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If Oklahoma is to knock off top-ranked and heavily favored Alabama, they’ll need all healthy hands on deck.  Whether that will be the case on the offensive side of the ball remains to be seen.

Marquise Brown went down with an unspecified injury to his lower left leg in the Big 12 championship game win over Texas that pushed OU into the College Football Playoff semifinals. The fourth-quarter injury sidelined Brown for the remainder of the game and saw him leaving the stadium wearing a walking boot.

With a date against the Crimson Tide in the Orange Bowl looming in just over two weeks, the wide receiver’s availability for the Sooners is officially up in the air.

“Still too early,” head coach Lincoln Riley said Wednesday when asked about Brown’s status for the game. “Working through it. It’s not a definite no, not a definite yes. We’re hopeful, but he hasn’t done much to this point.”

Brown currently leads the Sooners in receptions (75) and receiving yards (1,318).  His 10 receiving touchdowns are tied for the team lead.

It’s widely assumed by most that Brown will leave his remaining eligibility on the table and make himself available for the 2019 NFL Draft whenever the Sooners’ season ends.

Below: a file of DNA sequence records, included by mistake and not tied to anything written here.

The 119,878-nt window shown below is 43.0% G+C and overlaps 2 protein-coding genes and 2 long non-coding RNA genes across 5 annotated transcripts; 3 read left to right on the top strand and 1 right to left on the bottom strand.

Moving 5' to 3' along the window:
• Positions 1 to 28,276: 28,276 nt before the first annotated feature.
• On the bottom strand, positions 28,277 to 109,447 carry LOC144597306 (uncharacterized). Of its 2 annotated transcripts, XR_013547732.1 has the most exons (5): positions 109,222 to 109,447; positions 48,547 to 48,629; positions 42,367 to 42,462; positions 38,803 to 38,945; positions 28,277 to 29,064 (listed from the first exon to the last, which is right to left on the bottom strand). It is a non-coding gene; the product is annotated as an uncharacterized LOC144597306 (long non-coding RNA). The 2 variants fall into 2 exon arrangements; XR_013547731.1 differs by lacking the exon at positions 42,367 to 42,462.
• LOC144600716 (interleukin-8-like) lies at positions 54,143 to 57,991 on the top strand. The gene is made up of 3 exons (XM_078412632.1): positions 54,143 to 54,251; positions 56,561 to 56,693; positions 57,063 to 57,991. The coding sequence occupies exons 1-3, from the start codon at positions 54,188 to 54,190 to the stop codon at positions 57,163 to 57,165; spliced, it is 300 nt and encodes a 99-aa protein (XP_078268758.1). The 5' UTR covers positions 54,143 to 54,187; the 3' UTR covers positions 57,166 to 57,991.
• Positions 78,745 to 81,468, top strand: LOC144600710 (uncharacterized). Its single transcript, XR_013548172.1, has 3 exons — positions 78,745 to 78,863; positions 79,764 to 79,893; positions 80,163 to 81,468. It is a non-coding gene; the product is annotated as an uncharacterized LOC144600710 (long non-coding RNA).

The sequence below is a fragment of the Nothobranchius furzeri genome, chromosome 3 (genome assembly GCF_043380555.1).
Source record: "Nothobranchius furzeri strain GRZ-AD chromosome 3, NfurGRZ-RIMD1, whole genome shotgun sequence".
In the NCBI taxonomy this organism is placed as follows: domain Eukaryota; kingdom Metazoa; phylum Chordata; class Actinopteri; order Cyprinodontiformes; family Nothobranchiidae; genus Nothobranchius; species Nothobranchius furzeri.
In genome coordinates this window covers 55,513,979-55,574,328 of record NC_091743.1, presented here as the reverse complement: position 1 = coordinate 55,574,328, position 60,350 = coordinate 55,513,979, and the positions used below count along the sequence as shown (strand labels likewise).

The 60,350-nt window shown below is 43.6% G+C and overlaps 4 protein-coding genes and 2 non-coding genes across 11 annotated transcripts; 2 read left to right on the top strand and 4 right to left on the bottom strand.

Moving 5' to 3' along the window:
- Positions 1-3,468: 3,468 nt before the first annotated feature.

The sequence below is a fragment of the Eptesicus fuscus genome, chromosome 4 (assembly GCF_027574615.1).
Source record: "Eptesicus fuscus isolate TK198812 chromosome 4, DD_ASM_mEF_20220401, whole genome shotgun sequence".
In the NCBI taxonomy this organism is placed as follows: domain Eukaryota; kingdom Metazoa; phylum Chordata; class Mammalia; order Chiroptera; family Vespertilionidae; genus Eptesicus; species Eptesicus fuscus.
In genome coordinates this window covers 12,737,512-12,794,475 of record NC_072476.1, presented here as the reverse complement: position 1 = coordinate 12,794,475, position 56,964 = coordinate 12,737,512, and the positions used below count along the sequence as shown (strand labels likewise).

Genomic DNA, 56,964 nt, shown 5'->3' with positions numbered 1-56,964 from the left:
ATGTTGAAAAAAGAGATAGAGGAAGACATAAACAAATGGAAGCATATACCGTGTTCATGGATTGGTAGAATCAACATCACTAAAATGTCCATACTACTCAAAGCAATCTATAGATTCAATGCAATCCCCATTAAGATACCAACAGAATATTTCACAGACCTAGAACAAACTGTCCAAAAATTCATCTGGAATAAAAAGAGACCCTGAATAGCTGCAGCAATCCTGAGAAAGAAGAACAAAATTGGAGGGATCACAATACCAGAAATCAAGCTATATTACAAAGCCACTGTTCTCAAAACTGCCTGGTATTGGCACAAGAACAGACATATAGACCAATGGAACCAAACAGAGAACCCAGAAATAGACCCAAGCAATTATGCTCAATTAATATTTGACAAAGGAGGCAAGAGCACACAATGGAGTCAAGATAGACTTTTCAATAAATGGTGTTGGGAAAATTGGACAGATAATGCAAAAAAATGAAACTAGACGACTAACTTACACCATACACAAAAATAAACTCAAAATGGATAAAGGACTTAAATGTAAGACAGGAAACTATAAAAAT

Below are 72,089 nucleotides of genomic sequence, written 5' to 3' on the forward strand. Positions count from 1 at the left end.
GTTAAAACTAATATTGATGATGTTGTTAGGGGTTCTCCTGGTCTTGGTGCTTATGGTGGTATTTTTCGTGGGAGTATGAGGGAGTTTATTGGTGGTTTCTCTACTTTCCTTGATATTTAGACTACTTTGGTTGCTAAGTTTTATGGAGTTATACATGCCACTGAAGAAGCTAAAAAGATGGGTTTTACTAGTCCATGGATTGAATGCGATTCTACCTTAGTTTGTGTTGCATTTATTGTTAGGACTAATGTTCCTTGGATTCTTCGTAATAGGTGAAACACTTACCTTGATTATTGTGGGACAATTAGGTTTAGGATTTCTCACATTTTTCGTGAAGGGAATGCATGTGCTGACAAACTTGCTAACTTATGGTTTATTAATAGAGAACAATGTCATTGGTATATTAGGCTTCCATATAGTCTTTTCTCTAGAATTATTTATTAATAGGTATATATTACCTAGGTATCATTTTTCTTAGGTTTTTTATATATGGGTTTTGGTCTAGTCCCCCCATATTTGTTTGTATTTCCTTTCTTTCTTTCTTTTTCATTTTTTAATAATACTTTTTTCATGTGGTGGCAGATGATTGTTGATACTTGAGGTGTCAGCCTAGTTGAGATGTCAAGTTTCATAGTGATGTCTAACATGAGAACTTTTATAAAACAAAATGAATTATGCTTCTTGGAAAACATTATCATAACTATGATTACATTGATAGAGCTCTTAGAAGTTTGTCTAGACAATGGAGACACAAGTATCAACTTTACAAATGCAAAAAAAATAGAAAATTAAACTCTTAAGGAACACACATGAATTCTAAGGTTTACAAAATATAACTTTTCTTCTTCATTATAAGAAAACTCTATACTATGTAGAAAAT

Despite retiring, K-State giving Bill Snyder his $3 million ‘buyout’

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This is, well, interesting.

In August of this year, Bill Snyder and Kansas State reached agreement on a contract extension that would’ve kept the 78-year-old head coach in Manhattan through the 2022 season.  That new deal called for Snyder to be paid $3 million in the form of a buyout should he be fired without cause.

Fast-forward four months and, for the second time, Snyder announced his retirement from the Wildcats earlier in December.  Wednesday night, K-State athletic director Gene Taylor confirmed to the Wichita Eagle‘s Kellis Robinett that the university will pay Snyder the entire $3 million even as the coach was not contractually obligated to receive it as he retired and wasn’t fired.

The $3 million, to which Snyder agreed to accept, will be paid out over the course of the next three years.

“The buyout is just something I wanted to do,” Taylor told Robinett. “I think he deserved it for everything he has done. …

“[H]e deserves every penny for what he has done for this program. I am happy to do it.”

Taylor is certainly correct when it comes to all that Snyder has done for the football program.

Of K-State’s 21 bowl appearances in its 123-year history, 19 have come with Snyder as head coach. In the 27 seasons in which Snyder served as head coach, the Wildcats won 215 games; in the other 96 seasons, the Wildcats have won 316. Or, put another way:

  • Winning percentage with Snyder: .647
  • Winning percentage without Snyder: .379

In addition to the $3 million buyout that Taylor said “really isn’t a buyout,” Snyder will also be paid, as detailed in the August contract extension, $225,000 annually as a special ambassador to the university.

“We don’t know yet exactly what his ambassador role to the university will be,” Taylor said. “It is probably going to be a little bit in athletics and a lot in his leadership studies and then anything else from a donor perspective.”